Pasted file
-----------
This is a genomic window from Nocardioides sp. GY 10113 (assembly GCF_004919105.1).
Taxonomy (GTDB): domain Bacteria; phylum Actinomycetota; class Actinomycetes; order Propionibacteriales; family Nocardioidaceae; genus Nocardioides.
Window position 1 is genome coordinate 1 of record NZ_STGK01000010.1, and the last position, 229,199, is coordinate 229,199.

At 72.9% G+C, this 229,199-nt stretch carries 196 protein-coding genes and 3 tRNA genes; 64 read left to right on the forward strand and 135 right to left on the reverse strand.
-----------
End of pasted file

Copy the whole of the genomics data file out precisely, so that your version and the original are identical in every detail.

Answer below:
This is a genomic window from Nocardioides sp. GY 10113 (assembly GCF_004919105.1).
Taxonomy (GTDB): domain Bacteria; phylum Actinomycetota; class Actinomycetes; order Propionibacteriales; family Nocardioidaceae; genus Nocardioides.
Window position 1 is genome coordinate 1 of record NZ_STGK01000010.1, and the last position, 229,199, is coordinate 229,199.

At 72.9% G+C, this 229,199-nt stretch carries 196 protein-coding genes and 3 tRNA genes; 64 read left to right on the forward strand and 135 right to left on the reverse strand.